The destruction of property, while the media and authorities would have you believe is extreme, is actually an ants fart in the wind compared to the budget.
The graffiti and destruction costs nothing to repair in comparison to the damage done by this government.

It is pennies. So if people really want to get all angry about the damage done by a bunch of rowdy students who are justifiably angry, they should compare it to the expenses of MP's, the pay of senior officials, the quangos and any number of other needless bills paid out of the public coffers.

The expense for a bus shelter, few broken windows and a beaten up van is absolutely nothing.

The government stated that evening that they support the democratic right to protest. In the same sentence they also stated that protesting is futile. They categorically stated on national TV that no amount of protest will change their policy. They will ignore it.

So what are the public to do then?
If your government states that your opinion is meaningless, if repeated protesting over every important issue from banking bail-outs to education are comprehensively ignored, what are the people supposed to do?

Are we supposed to just say "oh well, never mind" and go home?
Are we supposed to wait until the damage has been done, and elect another government who will just do even more damage?

I bring this up again and again in every one of these threads where protesting is raised. And no one seems to have an answer.

When a government becomes a dictatorship or a freakish combo of capitalist fascism, what the hell are the people supposed to do if violence is out of the question?
What will it take before violence IS acceptable, snipers taking out protesters? Tanks on the streets? Mass imprisonment?

Please, if someone can tell me I'd love to know. But right now all I see are a lot of limp lefties crying about graffiti on bus shelters while offering no alternative means of "peaceful" resistance.

posted on Nov, 26 2010 @ 10:58 AM
reply to post by detachedindividual

I agree with your sentiments, basically words are a powerful weapon, but only if the opposing force is prepared to listen- if they aren't, you have to speak to them a bit louder- i.e through actions.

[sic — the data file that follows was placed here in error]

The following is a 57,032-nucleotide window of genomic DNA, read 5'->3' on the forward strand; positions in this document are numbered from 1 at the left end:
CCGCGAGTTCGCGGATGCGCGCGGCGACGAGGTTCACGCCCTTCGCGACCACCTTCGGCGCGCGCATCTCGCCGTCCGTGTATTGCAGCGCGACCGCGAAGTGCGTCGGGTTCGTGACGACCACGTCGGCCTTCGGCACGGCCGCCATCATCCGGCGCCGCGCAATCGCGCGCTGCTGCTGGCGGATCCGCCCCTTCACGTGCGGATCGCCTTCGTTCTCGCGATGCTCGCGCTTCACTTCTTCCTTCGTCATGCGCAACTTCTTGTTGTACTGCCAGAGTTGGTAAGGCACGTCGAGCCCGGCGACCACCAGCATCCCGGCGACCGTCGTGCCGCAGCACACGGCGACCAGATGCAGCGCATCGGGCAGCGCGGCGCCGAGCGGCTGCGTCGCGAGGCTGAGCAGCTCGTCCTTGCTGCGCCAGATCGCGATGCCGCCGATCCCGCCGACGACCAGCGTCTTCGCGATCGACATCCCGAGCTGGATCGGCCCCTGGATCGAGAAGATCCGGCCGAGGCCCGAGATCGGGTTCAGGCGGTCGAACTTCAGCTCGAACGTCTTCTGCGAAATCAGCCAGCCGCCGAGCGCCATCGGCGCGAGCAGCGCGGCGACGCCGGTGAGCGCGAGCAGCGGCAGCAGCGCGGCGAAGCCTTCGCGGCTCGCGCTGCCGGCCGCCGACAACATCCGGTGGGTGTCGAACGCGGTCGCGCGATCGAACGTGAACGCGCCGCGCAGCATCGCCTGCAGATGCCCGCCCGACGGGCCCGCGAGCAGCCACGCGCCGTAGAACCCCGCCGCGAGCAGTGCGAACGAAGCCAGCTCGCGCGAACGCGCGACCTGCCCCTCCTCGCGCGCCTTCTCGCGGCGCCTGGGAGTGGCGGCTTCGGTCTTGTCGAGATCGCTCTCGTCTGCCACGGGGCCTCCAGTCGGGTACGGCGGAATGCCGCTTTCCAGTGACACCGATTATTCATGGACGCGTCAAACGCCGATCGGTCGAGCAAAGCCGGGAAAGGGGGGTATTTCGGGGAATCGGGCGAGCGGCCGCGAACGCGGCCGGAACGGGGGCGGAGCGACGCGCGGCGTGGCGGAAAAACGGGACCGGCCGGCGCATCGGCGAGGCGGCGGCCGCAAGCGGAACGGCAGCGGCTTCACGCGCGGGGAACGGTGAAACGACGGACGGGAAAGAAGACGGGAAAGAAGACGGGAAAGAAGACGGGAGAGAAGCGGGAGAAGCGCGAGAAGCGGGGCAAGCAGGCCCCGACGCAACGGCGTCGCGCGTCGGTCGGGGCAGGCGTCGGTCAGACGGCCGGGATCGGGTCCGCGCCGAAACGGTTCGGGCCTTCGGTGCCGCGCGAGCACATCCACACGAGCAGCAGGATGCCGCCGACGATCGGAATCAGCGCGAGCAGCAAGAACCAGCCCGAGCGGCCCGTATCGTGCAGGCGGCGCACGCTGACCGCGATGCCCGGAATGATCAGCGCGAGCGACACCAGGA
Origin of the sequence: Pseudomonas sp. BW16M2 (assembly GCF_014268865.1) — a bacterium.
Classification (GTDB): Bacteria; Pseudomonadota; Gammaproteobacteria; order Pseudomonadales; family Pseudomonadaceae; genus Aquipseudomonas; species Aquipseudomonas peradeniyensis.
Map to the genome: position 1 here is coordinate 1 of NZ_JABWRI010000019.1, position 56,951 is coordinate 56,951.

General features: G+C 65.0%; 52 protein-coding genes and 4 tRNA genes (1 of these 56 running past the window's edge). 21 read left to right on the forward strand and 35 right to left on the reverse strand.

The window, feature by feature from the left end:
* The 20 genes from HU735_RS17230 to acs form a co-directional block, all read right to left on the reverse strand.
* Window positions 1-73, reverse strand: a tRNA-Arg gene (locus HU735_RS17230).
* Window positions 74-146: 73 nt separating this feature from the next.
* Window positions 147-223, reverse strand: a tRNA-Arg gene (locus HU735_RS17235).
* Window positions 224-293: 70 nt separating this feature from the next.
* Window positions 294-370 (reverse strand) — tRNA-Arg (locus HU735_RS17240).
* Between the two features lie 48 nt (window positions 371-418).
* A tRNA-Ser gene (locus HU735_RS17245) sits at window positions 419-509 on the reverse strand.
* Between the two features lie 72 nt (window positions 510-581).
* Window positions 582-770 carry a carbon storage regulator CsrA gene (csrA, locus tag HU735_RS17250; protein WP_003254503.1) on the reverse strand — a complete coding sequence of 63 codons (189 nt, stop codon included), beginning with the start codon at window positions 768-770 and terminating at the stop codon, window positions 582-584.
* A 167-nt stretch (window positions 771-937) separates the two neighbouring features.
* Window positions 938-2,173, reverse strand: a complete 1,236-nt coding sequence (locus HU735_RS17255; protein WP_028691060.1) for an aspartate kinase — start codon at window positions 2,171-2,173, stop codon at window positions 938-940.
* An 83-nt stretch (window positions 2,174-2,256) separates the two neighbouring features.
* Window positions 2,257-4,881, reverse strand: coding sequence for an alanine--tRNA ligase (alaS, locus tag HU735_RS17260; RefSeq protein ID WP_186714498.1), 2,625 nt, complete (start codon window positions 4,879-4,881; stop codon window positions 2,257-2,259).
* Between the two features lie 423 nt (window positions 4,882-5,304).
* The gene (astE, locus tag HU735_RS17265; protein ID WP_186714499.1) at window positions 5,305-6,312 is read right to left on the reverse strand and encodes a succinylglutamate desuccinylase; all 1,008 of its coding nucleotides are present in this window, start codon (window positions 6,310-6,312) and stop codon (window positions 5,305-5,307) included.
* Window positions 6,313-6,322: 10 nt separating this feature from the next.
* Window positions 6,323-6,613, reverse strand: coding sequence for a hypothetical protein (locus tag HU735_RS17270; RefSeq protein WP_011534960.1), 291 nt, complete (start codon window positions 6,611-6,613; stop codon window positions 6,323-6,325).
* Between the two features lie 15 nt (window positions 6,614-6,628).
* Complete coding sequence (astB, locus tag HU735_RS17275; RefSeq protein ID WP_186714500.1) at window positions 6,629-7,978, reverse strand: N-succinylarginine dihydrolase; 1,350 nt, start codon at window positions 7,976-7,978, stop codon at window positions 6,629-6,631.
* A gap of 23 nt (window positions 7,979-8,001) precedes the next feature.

I realise that marches- as has been proven in several instances in the recent past, Iraq springing to mind here for one- will almost definitely fall on deaf ears. However, the dispute I have is that the majority of those that were destroying the property, in both instances, were infact nothing more than a group of trouble makers, a combination of organised anarchists and just people looking for a buzz and actually had nothing to do with the cause. Most of them probably don't even know the bulk of the finer details behind the legislation, which though perhaps unfair, isn't as much of an atrocity as some are making out. You don't need to pay any of the loan back until you earn over £20,000, the repayments aren't as big as you'd imagine, the interest rate cannot rise above the Bank of Englands set rate- my student loan was at 0% interest for a long while- and also any amount unpaid is written off once you reach a certain age (not sure what that age is being change to admittedly, 60 at an educated guess)

Don't think I'm standing up for the government, or condemning a right to free speech at all either, and as I say I fully support stronger actions when all else has failed. After all, it wasn't a few million people marching for world peace that prevented Hitler ruling all of Europe, was it?

The point is though, a group of 100 with scarves wrapped around their faces, with drum and bass blasting out of a ghetto blaster, drinking cans of beer, making fires and running around with bricks, throwing them through windows and spray-painting #$@! Tories! anywhere they can isn't going to change anything, for the better, at least...
edit on 26-11-2010 by ScepticalBeliever because: (no reason given)

posted on Nov, 26 2010 @ 11:12 AM
maybe the protesters should use their own horses
next time around. The po po just upped the ante.

edit on 11/26/2010 by boondock-saint because: spelling

posted on Nov, 26 2010 @ 11:22 AM